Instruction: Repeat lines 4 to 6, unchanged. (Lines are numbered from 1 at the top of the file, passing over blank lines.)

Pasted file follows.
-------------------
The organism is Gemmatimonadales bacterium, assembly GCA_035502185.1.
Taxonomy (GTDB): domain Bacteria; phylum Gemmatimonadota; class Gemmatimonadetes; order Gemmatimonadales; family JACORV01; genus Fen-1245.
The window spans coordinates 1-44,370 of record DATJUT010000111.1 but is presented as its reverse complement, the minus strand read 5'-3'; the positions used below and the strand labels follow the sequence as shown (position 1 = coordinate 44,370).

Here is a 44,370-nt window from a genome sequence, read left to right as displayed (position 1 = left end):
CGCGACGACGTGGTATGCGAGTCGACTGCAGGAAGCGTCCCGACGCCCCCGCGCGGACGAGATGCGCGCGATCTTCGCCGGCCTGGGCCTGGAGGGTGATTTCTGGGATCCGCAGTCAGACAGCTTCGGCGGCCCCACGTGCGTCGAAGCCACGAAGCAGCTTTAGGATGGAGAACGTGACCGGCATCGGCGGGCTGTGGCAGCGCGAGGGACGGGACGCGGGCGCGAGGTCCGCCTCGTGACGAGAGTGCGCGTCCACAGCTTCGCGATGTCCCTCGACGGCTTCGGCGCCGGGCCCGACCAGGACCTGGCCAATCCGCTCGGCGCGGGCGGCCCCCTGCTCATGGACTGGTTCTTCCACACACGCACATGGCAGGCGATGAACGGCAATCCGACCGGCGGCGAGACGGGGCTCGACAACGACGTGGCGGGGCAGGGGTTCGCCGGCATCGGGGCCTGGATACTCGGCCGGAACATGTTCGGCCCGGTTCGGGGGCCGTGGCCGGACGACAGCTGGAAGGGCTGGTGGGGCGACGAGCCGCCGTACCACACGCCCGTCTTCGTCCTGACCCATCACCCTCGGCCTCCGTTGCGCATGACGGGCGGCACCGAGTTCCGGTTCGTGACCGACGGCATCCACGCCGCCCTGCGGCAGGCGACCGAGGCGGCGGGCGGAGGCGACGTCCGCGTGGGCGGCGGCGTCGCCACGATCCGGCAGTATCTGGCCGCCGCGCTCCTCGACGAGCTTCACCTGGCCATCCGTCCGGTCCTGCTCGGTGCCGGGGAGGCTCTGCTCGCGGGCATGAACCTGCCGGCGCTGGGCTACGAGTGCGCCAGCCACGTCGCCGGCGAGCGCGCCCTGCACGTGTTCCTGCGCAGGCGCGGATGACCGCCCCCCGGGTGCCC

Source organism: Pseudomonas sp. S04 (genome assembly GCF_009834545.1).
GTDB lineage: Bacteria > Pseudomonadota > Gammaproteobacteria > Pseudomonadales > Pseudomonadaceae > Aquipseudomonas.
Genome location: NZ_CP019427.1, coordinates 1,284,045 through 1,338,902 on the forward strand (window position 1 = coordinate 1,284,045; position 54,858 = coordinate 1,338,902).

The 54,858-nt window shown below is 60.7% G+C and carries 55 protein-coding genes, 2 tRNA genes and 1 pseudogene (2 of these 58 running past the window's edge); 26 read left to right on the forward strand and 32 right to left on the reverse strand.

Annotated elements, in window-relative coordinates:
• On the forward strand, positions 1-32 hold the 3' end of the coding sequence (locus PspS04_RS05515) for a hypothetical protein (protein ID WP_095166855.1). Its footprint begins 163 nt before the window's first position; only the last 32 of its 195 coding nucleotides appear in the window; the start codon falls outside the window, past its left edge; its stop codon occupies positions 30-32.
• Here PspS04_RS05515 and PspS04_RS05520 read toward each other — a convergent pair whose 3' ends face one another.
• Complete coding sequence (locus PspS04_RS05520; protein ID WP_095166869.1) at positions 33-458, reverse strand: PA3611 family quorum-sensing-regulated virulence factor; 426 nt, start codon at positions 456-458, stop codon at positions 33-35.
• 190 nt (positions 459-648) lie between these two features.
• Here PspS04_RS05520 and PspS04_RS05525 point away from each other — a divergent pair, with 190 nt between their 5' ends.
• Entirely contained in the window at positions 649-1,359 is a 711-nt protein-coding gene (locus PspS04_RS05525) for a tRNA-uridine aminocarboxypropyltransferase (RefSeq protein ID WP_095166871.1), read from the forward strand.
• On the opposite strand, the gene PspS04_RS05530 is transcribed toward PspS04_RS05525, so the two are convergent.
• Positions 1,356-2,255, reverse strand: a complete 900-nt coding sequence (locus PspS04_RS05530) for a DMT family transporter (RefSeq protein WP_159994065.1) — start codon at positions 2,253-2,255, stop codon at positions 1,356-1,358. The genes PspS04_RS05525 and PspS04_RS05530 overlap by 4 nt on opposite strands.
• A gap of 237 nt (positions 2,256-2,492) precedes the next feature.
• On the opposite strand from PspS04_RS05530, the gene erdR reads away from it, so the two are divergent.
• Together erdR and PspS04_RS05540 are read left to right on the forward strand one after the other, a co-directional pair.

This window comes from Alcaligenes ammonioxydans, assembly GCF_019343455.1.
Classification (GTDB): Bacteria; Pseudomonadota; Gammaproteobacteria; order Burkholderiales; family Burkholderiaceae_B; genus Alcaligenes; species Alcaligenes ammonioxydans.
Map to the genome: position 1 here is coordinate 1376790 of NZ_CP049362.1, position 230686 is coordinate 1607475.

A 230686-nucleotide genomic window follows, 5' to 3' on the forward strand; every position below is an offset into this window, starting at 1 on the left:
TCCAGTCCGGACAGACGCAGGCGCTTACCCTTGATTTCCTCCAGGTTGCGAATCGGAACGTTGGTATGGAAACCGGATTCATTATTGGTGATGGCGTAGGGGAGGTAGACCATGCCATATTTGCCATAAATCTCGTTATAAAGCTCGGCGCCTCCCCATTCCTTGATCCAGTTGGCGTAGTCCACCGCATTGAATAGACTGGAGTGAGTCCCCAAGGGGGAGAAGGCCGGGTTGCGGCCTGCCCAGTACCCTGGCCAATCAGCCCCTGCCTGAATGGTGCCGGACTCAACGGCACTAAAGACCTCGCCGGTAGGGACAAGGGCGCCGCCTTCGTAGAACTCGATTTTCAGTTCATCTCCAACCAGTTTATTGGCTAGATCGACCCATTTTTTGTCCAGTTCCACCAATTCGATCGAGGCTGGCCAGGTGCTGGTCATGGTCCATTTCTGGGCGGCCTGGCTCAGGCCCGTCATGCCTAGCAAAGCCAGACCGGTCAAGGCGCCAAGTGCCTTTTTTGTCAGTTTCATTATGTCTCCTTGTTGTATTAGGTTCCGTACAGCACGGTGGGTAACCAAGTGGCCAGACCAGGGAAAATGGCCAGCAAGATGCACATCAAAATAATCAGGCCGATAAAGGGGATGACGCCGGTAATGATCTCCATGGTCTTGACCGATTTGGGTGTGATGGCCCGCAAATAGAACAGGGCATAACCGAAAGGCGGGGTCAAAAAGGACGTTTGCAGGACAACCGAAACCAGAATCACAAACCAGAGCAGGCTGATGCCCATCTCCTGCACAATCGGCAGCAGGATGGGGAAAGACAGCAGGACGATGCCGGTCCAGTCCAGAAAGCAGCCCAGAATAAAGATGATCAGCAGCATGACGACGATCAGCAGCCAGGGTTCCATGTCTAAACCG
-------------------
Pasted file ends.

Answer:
Here is a 44,370-nt window from a genome sequence, read left to right as displayed (position 1 = left end):
CGCGACGACGTGGTATGCGAGTCGACTGCAGGAAGCGTCCCGACGCCCCCGCGCGGACGAGATGCGCGCGATCTTCGCCGGCCTGGGCCTGGAGGGTGATTTCTGGGATCCGCAGTCAGACAGCTTCGGCGGCCCCACGTGCGTCGAAGCCACGAAGCAGCTTTAGGATGGAGAACGTGACCGGCATCGGCGGGCTGTGGCAGCGCGAGGGACGGGACGCGGGCGCGAGGTCCGCCTCGTGACGAGAGTGCGCGTCCACAGCTTCGCGATGTCCCTCGACGGCTTCGGCGCCGGGCCCGACCAGGACCTGGCCAATCCGCTCGGCGCGGGCGGCCCCCTGCTCATGGACTGGTTCTTCCACACACGCACATGGCAGGCGATGAACGGCAATCCGACCGGCGGCGAGACGGGGCTCGACAACGACGTGGCGGGGCAGGGGTTCGCCGGCATCGGGGCCTGGATACTCGGCCGGAACATGTTCGGCCCGGTTCGGGGGCCGTGGCCGGACGACAGCTGGAAGGGCTGGTGGGGCGACGAGCCGCCGTACCACACGCCCGTCTTCGTCCTGACCCATCACCCTCGGCCTCCGTTGCGCATGACGGGCGGCACCGAGTTCCGGTTCGTGACCGACGGCATCCACGCCGCCCTGCGGCAGGCGACCGAGGCGGCGGGCGGAGGCGACGTCCGCGTGGGCGGCGGCGTCGCCACGATCCGGCAGTATCTGGCCGCCGCGCTCCTCGACGAGCTTCACCTGGCCATCCGTCCGGTCCTGCTCGGTGCCGGGGAGGCTCTGCTCGCGGGCATGAACCTGCCGGCGCTGGGCTACGAGTGCGCCAGCCACGTCGCCGGCGAGCGCGCCCTGCACGTGTTCCTGCGCAGGCGCGGATGACCGCCCCCCGGGTGCCC

Source organism: Pseudomonas sp. S04 (genome assembly GCF_009834545.1).